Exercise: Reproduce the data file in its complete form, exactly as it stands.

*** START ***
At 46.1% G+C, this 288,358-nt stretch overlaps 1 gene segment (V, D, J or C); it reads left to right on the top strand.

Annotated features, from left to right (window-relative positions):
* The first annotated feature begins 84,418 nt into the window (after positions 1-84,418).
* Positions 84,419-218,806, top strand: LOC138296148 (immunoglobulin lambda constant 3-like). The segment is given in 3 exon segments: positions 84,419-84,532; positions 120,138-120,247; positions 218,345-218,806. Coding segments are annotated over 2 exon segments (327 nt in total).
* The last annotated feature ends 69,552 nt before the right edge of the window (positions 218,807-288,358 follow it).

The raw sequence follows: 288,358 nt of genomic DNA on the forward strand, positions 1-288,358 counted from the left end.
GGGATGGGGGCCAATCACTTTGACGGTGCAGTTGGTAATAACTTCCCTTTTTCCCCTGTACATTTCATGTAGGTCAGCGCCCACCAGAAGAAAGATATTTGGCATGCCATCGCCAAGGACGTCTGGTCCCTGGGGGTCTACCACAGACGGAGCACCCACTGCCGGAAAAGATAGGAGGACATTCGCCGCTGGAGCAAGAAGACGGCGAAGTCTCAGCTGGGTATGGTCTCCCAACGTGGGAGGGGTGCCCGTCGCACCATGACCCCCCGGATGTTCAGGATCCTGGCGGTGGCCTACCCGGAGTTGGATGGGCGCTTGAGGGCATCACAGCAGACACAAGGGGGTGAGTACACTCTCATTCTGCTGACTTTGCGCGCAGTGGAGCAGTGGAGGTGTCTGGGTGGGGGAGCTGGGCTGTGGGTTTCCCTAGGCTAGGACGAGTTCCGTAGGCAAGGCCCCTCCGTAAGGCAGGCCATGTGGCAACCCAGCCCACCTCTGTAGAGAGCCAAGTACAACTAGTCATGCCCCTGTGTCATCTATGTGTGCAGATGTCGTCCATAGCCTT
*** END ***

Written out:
At 46.1% G+C, this 288,358-nt stretch overlaps 1 gene segment (V, D, J or C); it reads left to right on the top strand.

Annotated features, from left to right (window-relative positions):
* The first annotated feature begins 84,418 nt into the window (after positions 1-84,418).
* Positions 84,419-218,806, top strand: LOC138296148 (immunoglobulin lambda constant 3-like). The segment is given in 3 exon segments: positions 84,419-84,532; positions 120,138-120,247; positions 218,345-218,806. Coding segments are annotated over 2 exon segments (327 nt in total).
* The last annotated feature ends 69,552 nt before the right edge of the window (positions 218,807-288,358 follow it).

The raw sequence follows: 288,358 nt of genomic DNA on the forward strand, positions 1-288,358 counted from the left end.
GGGATGGGGGCCAATCACTTTGACGGTGCAGTTGGTAATAACTTCCCTTTTTCCCCTGTACATTTCATGTAGGTCAGCGCCCACCAGAAGAAAGATATTTGGCATGCCATCGCCAAGGACGTCTGGTCCCTGGGGGTCTACCACAGACGGAGCACCCACTGCCGGAAAAGATAGGAGGACATTCGCCGCTGGAGCAAGAAGACGGCGAAGTCTCAGCTGGGTATGGTCTCCCAACGTGGGAGGGGTGCCCGTCGCACCATGACCCCCCGGATGTTCAGGATCCTGGCGGTGGCCTACCCGGAGTTGGATGGGCGCTTGAGGGCATCACAGCAGACACAAGGGGGTGAGTACACTCTCATTCTGCTGACTTTGCGCGCAGTGGAGCAGTGGAGGTGTCTGGGTGGGGGAGCTGGGCTGTGGGTTTCCCTAGGCTAGGACGAGTTCCGTAGGCAAGGCCCCTCCGTAAGGCAGGCCATGTGGCAACCCAGCCCACCTCTGTAGAGAGCCAAGTACAACTAGTCATGCCCCTGTGTCATCTATGTGTGCAGATGTCGTCCATAGCCTT